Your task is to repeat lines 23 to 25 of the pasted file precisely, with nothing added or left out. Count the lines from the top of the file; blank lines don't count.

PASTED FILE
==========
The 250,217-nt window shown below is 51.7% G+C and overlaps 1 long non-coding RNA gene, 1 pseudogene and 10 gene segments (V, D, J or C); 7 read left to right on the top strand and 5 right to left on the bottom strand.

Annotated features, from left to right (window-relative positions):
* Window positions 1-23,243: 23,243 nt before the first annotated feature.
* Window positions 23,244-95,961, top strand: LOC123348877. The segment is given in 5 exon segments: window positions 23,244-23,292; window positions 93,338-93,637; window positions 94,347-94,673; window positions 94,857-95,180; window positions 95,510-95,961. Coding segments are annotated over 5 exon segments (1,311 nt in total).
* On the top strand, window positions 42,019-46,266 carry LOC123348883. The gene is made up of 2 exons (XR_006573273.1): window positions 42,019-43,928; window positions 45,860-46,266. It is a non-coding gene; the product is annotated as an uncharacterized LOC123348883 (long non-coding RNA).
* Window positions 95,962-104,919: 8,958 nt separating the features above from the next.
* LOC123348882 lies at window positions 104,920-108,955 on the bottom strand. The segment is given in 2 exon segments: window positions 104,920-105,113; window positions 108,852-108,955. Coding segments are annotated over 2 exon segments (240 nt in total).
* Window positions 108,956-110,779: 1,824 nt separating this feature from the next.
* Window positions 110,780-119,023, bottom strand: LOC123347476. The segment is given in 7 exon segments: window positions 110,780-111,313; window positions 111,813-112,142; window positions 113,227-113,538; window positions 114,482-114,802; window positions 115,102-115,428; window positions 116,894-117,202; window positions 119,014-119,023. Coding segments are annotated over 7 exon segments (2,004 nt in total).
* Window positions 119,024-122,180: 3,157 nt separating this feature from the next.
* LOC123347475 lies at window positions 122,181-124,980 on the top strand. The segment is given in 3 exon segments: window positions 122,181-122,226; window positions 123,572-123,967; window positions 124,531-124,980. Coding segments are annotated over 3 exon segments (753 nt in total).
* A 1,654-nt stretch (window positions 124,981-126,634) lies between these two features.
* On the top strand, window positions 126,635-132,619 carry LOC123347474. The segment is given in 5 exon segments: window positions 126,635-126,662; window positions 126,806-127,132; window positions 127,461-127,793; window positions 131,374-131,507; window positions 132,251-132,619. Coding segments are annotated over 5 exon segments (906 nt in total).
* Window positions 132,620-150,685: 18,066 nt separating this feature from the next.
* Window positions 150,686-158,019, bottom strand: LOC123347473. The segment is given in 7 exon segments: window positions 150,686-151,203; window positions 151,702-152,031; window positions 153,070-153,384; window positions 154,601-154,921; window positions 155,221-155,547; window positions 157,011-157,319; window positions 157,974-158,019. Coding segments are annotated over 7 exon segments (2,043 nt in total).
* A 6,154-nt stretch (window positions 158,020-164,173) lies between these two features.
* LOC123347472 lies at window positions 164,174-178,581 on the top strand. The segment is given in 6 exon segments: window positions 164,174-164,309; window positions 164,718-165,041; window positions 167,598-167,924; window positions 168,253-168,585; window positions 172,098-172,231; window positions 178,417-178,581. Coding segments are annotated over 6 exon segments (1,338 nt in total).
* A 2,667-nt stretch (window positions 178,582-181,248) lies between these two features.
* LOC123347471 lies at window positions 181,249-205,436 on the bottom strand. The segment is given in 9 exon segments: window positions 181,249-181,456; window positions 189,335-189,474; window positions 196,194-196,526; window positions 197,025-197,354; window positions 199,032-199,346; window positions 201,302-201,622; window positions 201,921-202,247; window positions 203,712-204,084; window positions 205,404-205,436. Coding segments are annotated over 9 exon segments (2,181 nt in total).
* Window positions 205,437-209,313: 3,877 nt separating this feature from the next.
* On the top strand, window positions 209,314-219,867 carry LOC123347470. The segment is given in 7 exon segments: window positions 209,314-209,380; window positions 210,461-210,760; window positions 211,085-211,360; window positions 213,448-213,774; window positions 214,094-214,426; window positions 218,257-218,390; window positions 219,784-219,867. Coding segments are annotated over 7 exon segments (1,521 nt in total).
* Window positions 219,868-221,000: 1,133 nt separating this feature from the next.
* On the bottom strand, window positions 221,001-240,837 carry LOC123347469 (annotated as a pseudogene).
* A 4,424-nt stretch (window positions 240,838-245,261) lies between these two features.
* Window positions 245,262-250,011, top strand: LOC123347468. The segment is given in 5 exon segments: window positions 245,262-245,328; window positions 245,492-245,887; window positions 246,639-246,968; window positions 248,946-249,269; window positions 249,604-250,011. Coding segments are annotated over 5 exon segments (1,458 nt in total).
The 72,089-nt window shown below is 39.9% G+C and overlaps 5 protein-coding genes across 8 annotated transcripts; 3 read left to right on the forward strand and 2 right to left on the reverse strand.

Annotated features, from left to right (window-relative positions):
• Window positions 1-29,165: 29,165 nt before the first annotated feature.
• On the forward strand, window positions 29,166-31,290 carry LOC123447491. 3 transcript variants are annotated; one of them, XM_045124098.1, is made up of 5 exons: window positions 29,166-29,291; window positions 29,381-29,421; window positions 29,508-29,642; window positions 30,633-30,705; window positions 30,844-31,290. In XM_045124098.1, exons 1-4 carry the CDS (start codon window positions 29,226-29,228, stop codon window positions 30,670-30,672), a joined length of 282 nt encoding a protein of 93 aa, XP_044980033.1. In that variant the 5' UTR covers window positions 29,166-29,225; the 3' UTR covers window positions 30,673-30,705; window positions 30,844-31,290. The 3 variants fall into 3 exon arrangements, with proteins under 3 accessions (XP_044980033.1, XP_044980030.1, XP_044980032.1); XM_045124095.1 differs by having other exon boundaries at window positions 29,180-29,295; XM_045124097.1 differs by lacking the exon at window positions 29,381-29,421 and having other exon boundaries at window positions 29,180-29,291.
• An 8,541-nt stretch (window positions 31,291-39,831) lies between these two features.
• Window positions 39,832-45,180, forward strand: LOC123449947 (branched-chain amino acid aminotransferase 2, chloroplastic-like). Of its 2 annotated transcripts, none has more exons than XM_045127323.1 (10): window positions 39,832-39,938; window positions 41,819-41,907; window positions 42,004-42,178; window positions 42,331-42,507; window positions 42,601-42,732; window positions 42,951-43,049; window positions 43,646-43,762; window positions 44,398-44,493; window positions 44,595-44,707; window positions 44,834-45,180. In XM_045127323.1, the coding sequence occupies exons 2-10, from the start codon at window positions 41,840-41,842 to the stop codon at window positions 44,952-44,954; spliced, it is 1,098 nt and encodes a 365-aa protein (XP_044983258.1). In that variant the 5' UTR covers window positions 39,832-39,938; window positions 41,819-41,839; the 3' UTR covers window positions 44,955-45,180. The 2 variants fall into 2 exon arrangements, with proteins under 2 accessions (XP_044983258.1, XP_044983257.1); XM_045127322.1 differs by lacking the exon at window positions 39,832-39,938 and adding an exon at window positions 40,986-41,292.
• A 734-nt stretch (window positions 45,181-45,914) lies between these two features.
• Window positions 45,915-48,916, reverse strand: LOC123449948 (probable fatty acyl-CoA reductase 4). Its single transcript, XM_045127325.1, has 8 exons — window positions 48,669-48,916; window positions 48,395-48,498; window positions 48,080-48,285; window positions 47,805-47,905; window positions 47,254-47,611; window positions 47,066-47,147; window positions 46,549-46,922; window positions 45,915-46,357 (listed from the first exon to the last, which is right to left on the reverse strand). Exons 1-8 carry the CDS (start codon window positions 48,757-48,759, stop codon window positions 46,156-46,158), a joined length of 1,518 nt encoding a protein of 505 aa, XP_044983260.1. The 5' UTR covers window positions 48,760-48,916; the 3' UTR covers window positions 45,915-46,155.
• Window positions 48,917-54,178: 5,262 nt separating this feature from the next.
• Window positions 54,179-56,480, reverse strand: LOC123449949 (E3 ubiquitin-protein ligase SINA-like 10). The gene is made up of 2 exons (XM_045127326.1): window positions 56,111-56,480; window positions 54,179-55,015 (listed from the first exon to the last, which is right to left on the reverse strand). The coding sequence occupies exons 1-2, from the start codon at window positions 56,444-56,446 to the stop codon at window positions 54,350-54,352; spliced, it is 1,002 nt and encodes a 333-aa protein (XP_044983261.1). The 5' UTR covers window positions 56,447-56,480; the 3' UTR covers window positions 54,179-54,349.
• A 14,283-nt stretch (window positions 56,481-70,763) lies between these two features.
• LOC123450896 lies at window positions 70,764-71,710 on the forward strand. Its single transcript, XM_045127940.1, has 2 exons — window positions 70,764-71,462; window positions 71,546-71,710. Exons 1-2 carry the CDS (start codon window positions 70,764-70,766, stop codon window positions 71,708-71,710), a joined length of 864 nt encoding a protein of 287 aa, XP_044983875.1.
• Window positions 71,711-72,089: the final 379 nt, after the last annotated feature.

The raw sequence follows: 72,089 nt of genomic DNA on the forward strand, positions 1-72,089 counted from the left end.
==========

* On the bottom strand, window positions 221,001-240,837 carry LOC123347469 (annotated as a pseudogene).
* A 4,424-nt stretch (window positions 240,838-245,261) lies between these two features.
* Window positions 245,262-250,011, top strand: LOC123347468. The segment is given in 5 exon segments: window positions 245,262-245,328; window positions 245,492-245,887; window positions 246,639-246,968; window positions 248,946-249,269; window positions 249,604-250,011. Coding segments are annotated over 5 exon segments (1,458 nt in total).